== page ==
There are three types of storage options offered by most cloud providers: block storage, file storage, and object storage (often referred to as BLOB or Binary Large Object).
This tutorial will explain these types of storage, their real-world use cases, and some trade-offs.
What is Block Storage?
Imagine you have a large bookshelf with many shelves, and each shelf can hold a specific number of pages from a book.
Now, let's say you have a collection of books, but they are all different sizes. To efficiently store these books, you decide to divide them into smaller uniform pieces, called blocks, that fit nicely on the shelves.
Each shelf can only store 100 pages from a book. The Great Gatsby has about 200 pages, so each shelf can only store half the book. Therefore, this single book will be stored in two separate shelves as shown below, with half of the book in one location and the other in another location.
We have defined a block as the maximum number of pages that can be stored in a shelf. In this example, the block size is 100 pages.
With block storage, data is divided into fixed-size blocks, just like the pages of a book in our analogy. These blocks are usually several thousand bytes.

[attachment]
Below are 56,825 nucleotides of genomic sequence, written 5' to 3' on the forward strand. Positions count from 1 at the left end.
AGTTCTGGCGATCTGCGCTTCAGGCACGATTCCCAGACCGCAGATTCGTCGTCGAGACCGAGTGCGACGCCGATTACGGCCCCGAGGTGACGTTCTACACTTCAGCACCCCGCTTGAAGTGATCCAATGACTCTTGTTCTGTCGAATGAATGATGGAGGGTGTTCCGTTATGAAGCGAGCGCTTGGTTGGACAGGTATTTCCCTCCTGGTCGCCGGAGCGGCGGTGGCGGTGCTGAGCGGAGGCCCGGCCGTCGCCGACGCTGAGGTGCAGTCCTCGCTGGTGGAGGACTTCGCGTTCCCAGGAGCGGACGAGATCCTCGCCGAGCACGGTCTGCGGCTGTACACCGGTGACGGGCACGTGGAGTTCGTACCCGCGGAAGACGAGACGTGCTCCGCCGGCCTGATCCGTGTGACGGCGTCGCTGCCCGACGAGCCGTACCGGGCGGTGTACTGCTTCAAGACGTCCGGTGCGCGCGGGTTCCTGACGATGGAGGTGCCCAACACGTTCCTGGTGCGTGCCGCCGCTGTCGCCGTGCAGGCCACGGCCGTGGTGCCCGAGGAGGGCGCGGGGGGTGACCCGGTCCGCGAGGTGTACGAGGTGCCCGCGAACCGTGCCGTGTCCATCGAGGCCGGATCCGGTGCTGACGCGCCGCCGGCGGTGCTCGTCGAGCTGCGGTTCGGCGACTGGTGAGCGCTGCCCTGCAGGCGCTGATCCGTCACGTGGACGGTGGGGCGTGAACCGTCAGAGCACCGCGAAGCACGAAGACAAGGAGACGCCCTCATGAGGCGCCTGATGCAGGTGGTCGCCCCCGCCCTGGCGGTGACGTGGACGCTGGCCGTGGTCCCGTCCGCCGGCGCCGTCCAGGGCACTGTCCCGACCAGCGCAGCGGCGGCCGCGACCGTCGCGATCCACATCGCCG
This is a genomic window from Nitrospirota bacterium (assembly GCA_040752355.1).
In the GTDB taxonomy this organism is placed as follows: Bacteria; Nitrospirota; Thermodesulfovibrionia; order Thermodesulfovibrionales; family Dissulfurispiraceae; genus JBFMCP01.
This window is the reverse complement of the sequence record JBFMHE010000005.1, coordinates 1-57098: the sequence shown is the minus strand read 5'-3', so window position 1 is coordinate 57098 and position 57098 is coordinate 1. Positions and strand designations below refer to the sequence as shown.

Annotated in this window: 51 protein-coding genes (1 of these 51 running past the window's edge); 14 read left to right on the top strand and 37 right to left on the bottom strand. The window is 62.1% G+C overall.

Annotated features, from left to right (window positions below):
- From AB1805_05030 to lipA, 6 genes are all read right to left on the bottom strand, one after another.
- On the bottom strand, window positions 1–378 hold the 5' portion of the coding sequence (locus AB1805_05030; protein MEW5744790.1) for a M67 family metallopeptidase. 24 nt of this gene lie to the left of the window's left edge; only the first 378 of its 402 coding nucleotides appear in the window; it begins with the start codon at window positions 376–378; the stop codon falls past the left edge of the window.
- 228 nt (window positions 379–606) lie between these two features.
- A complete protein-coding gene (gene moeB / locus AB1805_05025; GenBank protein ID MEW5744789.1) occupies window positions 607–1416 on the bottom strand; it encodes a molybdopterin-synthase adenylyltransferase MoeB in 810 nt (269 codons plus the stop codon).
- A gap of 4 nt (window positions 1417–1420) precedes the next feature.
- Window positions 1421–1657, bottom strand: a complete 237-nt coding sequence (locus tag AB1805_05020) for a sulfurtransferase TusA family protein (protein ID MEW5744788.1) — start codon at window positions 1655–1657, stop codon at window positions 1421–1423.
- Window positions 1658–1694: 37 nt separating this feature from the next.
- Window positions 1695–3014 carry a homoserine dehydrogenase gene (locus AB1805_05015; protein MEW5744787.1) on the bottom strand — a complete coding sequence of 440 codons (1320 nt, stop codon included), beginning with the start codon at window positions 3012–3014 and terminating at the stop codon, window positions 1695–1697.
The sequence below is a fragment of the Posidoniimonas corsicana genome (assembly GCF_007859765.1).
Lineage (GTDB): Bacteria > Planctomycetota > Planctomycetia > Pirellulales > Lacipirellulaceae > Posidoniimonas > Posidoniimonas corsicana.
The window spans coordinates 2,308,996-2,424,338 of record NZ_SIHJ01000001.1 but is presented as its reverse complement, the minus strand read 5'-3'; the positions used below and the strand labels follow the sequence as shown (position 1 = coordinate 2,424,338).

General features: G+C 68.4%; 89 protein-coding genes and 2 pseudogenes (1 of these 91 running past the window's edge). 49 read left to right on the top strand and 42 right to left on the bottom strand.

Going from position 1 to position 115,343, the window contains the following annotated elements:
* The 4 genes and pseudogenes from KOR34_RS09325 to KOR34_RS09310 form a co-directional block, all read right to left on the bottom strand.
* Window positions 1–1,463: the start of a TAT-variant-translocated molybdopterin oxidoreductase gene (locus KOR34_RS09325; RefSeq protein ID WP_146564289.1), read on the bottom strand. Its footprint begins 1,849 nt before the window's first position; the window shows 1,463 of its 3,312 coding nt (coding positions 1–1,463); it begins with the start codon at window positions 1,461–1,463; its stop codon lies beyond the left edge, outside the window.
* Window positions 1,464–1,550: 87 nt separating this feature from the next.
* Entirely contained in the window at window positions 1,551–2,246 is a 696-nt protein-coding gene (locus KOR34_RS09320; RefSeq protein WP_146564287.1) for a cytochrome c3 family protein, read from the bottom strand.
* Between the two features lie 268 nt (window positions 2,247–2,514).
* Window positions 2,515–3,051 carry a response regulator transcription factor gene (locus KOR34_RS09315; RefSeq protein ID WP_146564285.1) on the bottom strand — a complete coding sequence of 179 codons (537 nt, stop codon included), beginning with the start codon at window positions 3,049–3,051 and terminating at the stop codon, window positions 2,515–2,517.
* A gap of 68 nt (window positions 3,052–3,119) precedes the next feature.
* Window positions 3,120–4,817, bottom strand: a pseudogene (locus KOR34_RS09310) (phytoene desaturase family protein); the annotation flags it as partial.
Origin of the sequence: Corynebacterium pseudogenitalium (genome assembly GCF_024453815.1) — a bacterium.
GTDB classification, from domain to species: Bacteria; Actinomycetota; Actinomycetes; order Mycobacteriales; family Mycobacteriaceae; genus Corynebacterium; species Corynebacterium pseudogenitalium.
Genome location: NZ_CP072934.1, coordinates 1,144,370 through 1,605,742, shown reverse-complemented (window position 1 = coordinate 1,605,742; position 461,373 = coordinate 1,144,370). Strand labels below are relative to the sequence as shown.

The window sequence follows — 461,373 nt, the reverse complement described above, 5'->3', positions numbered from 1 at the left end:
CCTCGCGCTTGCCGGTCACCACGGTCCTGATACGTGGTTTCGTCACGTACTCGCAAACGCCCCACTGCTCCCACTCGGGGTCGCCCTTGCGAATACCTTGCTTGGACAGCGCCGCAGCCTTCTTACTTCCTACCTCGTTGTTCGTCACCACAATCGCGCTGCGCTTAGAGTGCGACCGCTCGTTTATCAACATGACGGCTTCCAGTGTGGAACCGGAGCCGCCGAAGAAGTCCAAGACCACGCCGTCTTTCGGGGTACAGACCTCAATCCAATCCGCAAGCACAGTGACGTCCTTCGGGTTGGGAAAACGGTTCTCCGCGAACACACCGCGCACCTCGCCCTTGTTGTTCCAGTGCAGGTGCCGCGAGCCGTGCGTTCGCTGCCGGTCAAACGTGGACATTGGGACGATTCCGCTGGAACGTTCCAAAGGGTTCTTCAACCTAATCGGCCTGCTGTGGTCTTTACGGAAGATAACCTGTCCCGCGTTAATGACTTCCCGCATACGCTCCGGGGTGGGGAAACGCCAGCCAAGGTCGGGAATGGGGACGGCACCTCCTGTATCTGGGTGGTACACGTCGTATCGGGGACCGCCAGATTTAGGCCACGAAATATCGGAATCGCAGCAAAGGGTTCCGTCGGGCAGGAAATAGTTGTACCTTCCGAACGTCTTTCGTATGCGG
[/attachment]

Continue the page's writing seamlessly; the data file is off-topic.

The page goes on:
Each block is assigned a unique address, similar to the location of a specific book (or pages of a book) on a shelf. These addresses allow you to quickly find and access individual blocks of data without having to go through the entire storage.
When you want to store or retrieve data using block storage, you interact with the blocks directly. You can write new data to an empty block or overwrite existing data in a block. If you need to retrieve specific information, you can request the block by its unique address, and it will be returned to you.
Hard disk drives (HDD) and solid state drives (SSD) that are attached to a computer physically or via a network are examples of block storage devices.
The main cloud providers all have block storage options:
- AWS – Elastic Block Storage (EBS)
- GCP – Persistent Disks
- Azure – Managed Disks
Block storage devices are usually only attached to a single instance. This is one way in which block storage differs from file storage, which I will explain in the next section.